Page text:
Gangstar: West Coast Hustle
I’ve spent the last two weeks hitting the streets of the ‘west coast’, stealing cars, akin part in gang warfare, drive-by-shootings and generally hot-footing it when the blue and red lights appear. GameLoft’s latest App Store release allowed me to do all of this without getting put in jail. The app you need to search for? It’s called, Gangstar: West Coast Hustle.
If you’ve played GTA, then you’ll feel right at home with the style of gameplay in Gangstar. Unlike GTA where the story plays more of a critical role, Gangstar allows you to dive straight into the game anytime you want, and start missions without having to drive around to different checkpoints, although the option to do this is open. This makes it great for when you want a quick game as most missions only last about 10 minutes.
Gangstar graphics are nothing revolutionary but there’s enough detail in the city surroundings that you drive around in different cars and weapons you can buy, borrow or steal. Playing the game on the iPod Touch 2G showed no slowdown and first-time loads take less than a minute. On entering the game, you have immediate free-roam of the city to do anything you want. Steal a car, beat up a pedestrian for cash or just cause general mayhem and panic around LA.
The control system for the game is similar to other Gameloft games such as Terminator: Salvation that I reviewed a few months ago, an on-screen D-pad allows you to control directional movement whilst the controller on the right are for entering/exiting cars or invoking the use of a weapon.
With most of the time spent in a vehicle of one type or another, the control systems are what really define the gaming experience. Default controls for Gangstar use the accelerometer to turn left and right whilst you hold the on-screen buttons on the left for braking/reversing and on the right, the acceleration pedal. You can customise these controls and replace them with a wheel that you turn for directional movement and a slider for choosing how fast you want to go. My experience was that neither of these control systems were brilliant for high-speed or accurate driving, so you’ll spend a lot of time hitting other cars, pedestrians, walls and fences, but on the whole, they work well enough to play the game without too much frustration.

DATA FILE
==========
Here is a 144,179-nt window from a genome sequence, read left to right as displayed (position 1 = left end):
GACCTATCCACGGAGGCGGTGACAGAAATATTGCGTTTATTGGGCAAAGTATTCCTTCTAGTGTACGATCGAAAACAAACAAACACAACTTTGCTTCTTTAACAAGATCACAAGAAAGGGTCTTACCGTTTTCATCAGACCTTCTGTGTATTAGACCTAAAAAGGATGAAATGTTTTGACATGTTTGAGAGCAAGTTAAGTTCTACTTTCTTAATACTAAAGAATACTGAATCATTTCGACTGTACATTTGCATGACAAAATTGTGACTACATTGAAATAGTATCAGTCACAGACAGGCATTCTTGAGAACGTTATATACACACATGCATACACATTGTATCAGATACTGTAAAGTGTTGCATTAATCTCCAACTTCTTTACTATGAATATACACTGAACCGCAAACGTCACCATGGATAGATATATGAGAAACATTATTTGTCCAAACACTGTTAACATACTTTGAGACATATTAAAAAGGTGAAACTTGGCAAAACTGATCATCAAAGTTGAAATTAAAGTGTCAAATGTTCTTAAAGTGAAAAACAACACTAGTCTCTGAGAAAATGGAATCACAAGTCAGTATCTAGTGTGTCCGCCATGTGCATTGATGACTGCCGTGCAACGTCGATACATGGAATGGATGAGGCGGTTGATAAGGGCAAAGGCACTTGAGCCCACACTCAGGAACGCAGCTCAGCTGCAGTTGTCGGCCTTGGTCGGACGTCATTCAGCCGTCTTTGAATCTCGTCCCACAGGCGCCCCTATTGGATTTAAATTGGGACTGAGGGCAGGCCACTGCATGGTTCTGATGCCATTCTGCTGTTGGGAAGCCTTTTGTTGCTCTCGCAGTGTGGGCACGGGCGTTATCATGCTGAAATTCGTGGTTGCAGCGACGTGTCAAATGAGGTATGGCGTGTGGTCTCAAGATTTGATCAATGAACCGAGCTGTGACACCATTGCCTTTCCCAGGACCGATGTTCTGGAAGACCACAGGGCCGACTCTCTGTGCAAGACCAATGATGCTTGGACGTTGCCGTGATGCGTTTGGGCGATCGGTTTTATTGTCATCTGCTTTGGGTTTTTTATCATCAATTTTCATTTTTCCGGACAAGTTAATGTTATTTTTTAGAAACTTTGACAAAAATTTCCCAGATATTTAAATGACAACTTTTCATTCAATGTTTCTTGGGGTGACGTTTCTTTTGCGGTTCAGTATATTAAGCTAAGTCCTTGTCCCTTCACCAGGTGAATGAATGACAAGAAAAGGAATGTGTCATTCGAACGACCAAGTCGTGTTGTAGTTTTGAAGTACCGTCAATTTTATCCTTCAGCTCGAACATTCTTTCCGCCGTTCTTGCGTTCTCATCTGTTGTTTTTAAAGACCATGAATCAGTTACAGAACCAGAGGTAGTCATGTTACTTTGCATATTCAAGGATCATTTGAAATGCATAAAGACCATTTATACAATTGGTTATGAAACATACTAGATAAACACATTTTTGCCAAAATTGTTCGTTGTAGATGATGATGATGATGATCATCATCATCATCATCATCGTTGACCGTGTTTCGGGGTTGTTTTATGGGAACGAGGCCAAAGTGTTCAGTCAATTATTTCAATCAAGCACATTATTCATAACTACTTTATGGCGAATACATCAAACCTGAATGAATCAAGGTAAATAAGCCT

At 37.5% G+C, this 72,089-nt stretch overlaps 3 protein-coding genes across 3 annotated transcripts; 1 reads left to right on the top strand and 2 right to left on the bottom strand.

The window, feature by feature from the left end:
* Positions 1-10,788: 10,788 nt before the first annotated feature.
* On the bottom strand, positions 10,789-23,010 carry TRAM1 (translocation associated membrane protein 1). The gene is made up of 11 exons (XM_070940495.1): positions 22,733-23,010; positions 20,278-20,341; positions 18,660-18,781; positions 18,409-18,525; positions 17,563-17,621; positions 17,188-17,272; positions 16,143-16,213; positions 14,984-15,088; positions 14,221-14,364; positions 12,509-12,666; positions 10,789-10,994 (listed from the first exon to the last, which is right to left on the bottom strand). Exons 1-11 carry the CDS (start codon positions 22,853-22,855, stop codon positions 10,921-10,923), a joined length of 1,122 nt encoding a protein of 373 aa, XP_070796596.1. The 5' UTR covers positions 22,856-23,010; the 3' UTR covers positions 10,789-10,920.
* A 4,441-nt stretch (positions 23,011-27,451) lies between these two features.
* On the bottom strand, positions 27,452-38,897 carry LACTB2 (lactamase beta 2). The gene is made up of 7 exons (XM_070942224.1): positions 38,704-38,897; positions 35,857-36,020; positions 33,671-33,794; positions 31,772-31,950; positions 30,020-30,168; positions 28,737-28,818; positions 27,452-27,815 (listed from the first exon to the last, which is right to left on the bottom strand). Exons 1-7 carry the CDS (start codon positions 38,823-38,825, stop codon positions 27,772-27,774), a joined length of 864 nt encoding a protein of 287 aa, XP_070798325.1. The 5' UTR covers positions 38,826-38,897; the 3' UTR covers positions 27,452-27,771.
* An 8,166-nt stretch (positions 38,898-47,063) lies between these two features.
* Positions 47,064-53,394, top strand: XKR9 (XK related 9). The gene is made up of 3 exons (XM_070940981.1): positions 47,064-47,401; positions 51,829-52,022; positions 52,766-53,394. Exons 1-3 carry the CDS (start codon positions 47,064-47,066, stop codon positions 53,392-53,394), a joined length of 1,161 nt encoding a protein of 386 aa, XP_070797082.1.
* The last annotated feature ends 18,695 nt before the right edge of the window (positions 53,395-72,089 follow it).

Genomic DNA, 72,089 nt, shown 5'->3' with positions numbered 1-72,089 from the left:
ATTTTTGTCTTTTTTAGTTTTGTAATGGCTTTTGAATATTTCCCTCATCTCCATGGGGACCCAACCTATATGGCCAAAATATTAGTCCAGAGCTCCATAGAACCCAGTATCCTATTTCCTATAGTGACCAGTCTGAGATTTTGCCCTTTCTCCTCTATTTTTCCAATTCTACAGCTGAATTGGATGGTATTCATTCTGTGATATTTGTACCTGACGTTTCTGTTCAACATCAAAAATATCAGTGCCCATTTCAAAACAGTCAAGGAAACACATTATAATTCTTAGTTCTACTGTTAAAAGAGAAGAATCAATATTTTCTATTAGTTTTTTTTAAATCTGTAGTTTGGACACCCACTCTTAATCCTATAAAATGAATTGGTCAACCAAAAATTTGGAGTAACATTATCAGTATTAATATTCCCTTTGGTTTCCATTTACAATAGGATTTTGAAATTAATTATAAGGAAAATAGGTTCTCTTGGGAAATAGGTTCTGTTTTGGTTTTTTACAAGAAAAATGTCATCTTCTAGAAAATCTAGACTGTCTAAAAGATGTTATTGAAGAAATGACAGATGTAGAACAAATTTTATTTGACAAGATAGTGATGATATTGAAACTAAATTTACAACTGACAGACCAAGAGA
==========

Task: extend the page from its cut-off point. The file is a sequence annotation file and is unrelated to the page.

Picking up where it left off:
The designers have deliberately made objects such as trees, street lights and traffic lights non-collision, so you can just drive straight through them. A wise decision, because the controls aren’t precise enough to allow you to avoid finer objects like these – which often results in pedestrians paying the ultimate price. Ramps and mounds of dirt can be found around the map which allow you to launch your car into the air for some impressive driving or to avoid the cops when they’re hot on your tail.
Speaking of cops, they’re not much of a challenge and you can avoid them altogether simply by starting a new mission from the menu. Your wanted level increases as you kill more pedestrians.
For those that are interested in the storyline, there’s plenty of cut-scenes at the start of each mission, but for those who just want to play, you can happily skip the animations to get on with the mission. Each new mission progresses the storyline a bit further as you meet new characters and complete a range of different missions. There are a bunch of different side-missions that you can activate by travelling to the checkpoints on the map or by selecting them from the menu. These missions usually include checkpoint races or taxiing people around the map whilst racing against the clock.
You can get Gangstar: West Coast Hustle from the App Store in iTunes for £3.99 – exceptional value considering the hours of gameplay you will get from the 50 missions.